Is Pink the New Blue?
I attended a baby shower recently, thinking that the theme of the shower was the baby. Actually, it wasn’t. The theme was about gender. The parents had chosen to learn the sex of the baby, a girl, and the pink apron of gender was laid upon her before the baby had even drawn a first breath. There were pink blankets, pink booties, pink diapers, and pink piggy banks. Perhaps you have had a similar experience, where blue or pink outmuscled anything falling in the neutral category.
This idea of gender is ours. We have spent much of the last century assigning how we want our girls to act, our boys to look and for both genders to fall into categories that provide a prêt-a-porter wardrobe of acceptable roles, appropriate emotions and how to behave. Well, what if someone feels like a combination of pink and blue?
According to the Human Rights Campaign https://www.hrc.org, gender identity is “the gender that one claims for oneself,” which may or may not align with the one assigned at birth. In other words, the pink booties may fit better in blue or orange or purple or who knows what. Gender identity is different than sex, which is identified at birth as either female or male. Occasionally, even sex is not one or the other, because some babies are born as intersexed and have sexual organs that are not typically male or female. In these births, the identity of the sex may be chosen for the unsuspecting baby. For more information about this, please visit the Intersex Society of North America at https://www.isna.org/.
Gender expression is how a person behaves, appears or presents oneself with regard to societal expectations of gender (HRC.org). This is where booties of many colors become important. Each of us has a choice about how to express our gender, revealing the truth about how we see ourselves, but that choice is not without risk. Coming out as someone who is transgender can be both frightening and dangerous. For instance, do you know that in a majority of states it is legal to fire someone from a job simply because they identify as transgender? Or, that 26% of transgender workers report they have lost their job because of their gender identity? Furthermore, 97% of transgendered workers report negative experiences at their workplace, such as harassment or assault.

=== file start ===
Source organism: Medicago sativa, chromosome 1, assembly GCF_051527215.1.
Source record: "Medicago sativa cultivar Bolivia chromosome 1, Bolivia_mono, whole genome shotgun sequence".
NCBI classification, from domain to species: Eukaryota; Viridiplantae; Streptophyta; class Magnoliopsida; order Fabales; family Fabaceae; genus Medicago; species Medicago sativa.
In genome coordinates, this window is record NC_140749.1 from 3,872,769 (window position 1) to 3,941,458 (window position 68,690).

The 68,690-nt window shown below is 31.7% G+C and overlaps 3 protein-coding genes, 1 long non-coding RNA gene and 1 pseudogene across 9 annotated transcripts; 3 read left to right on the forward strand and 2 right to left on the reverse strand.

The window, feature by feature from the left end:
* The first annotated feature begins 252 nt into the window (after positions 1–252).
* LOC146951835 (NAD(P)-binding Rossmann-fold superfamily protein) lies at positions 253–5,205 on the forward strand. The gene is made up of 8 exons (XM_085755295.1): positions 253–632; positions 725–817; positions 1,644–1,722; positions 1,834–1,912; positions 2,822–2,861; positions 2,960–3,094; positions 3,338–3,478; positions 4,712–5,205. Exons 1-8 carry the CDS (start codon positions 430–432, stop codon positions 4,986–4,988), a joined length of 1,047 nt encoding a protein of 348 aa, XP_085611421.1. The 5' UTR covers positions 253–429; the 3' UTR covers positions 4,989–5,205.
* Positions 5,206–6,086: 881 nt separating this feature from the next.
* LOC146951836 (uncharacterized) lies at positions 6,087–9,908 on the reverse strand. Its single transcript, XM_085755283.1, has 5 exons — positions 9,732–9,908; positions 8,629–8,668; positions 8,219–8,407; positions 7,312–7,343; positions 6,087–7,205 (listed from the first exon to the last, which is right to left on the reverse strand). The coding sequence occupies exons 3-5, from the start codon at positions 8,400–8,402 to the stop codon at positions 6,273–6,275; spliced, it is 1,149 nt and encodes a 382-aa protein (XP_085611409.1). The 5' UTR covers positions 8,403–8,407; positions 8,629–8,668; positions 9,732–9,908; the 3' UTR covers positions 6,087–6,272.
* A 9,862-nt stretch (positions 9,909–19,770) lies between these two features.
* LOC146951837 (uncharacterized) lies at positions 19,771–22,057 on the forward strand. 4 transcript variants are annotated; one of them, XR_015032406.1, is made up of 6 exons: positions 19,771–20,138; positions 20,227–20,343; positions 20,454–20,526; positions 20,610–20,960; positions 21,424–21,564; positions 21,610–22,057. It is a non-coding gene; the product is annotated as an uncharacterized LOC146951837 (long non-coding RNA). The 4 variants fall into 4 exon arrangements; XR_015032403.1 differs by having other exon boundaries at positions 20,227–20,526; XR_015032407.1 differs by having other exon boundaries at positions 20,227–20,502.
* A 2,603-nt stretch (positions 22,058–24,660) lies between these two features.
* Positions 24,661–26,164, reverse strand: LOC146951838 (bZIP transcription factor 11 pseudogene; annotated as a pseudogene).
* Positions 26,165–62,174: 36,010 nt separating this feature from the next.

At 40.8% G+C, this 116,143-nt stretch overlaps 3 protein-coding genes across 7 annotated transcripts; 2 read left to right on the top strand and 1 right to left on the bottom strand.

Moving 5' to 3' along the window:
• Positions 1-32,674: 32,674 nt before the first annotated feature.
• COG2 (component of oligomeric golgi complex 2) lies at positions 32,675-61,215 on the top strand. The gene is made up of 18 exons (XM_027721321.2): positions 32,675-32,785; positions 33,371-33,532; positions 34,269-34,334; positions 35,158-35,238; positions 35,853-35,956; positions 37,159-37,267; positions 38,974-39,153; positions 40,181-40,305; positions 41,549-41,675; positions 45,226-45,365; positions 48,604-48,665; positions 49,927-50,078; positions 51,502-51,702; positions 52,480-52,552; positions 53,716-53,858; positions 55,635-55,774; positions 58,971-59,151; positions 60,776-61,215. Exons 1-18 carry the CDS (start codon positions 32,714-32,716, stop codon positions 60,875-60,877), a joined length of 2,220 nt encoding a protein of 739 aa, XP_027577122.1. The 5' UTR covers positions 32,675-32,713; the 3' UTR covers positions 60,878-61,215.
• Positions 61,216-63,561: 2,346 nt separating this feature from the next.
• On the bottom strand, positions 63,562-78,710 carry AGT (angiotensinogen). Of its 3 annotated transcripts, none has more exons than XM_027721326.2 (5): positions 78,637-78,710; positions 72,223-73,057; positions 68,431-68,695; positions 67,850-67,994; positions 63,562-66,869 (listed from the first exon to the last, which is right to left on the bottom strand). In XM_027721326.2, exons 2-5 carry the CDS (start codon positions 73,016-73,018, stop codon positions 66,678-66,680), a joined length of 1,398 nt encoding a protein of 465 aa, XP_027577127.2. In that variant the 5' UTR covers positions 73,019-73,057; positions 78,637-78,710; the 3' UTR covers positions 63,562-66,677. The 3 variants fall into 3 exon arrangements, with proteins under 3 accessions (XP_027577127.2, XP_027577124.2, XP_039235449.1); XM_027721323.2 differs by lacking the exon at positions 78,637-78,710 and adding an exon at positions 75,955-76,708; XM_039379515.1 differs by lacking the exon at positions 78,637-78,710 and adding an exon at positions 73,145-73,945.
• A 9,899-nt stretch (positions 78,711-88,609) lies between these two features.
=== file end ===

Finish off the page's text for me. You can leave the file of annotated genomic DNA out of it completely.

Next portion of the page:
What does it mean to be transgender anyway? I will refer back to our friends at the Human Rights Campaign and borrow their definition. Transgender is an umbrella term describing a broad range of people who experience and/or express their gender differently from what most people expect. It includes people who describe themselves as transsexual, cross-dressers or otherwise gender non-conforming. Some people feel more comfortable with the term gender queer. Of course, being transgender really means so much more. People who are transgender want to live their truth and be accepted for who they are in the world. People who identify as transgender want to share their lives with others, experience love and be loved. And, this is only the beginning.
Maybe you have someone in your life that expresses gender outside the boundaries of pink or blue. Perhaps it’s someone you love or co-workers who are afraid to be true to themselves, because they fear being harassed or assaulted. One of the most invisible populations in our society consists of people who identify as transgender. Let’s extend a hand of acceptance, love and advocacy, while embracing the truth in all of us. If you are interested in learning more about yourself or others, check out the following resources: www.transequality.org, www.wpath.org, www.transgenderlawcenter.org or www.transfaithonline.org .
Perhaps the next time you go to a baby shower, you will choose yellow or green. Make it about the baby, and think about the ways you will enjoy watching the gender journey unfold.
Lisa Taggart, MA candidate at CU Denver, is an intern counselor at Maria Droste Counseling Center who embraces the diversity of the LGBTQQIAP community and counsels individual adults of all ages working through life transitions, discovering strengths, and exploring grief and loss.
If you would like to speak to a therapist about this subject or about any other issue you may be experiencing, contact the Maria Droste Access Center at 303-867-4600.
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By Lisa Taggart, MA Candidate